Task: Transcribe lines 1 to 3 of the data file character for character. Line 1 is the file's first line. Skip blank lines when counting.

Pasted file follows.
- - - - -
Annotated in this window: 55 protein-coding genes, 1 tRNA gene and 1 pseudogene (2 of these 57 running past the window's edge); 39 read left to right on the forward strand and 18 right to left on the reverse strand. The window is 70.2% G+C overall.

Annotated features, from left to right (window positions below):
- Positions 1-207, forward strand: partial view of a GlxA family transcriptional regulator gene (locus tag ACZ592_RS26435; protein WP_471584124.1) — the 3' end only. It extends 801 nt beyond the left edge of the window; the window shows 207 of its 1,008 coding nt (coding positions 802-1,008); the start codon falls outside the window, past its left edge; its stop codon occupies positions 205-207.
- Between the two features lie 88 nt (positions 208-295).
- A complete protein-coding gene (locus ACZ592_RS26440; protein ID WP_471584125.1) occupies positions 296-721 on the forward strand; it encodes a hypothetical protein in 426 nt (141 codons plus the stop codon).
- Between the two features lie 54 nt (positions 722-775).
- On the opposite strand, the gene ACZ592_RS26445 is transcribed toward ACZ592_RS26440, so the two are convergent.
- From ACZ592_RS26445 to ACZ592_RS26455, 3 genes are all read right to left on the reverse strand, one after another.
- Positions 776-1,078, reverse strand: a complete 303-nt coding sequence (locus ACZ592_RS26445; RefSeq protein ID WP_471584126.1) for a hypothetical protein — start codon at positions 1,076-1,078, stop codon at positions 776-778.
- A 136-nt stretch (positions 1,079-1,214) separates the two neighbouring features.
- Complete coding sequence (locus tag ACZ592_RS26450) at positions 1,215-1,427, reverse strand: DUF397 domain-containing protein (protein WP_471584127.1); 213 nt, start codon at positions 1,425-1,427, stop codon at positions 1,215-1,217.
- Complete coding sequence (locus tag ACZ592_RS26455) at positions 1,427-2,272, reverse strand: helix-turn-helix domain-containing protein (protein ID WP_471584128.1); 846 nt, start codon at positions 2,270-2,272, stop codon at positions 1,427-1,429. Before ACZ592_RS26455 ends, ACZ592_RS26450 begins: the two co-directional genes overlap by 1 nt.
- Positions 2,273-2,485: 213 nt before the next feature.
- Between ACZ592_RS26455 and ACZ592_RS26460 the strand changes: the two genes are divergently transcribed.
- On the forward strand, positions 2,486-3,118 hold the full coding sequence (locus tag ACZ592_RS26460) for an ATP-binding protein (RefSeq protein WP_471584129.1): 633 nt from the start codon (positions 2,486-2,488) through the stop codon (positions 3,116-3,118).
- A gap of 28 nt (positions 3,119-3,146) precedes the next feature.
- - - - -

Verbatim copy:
Annotated in this window: 55 protein-coding genes, 1 tRNA gene and 1 pseudogene (2 of these 57 running past the window's edge); 39 read left to right on the forward strand and 18 right to left on the reverse strand. The window is 70.2% G+C overall.

Annotated features, from left to right (window positions below):
- Positions 1-207, forward strand: partial view of a GlxA family transcriptional regulator gene (locus tag ACZ592_RS26435; protein WP_471584124.1) — the 3' end only. It extends 801 nt beyond the left edge of the window; the window shows 207 of its 1,008 coding nt (coding positions 802-1,008); the start codon falls outside the window, past its left edge; its stop codon occupies positions 205-207.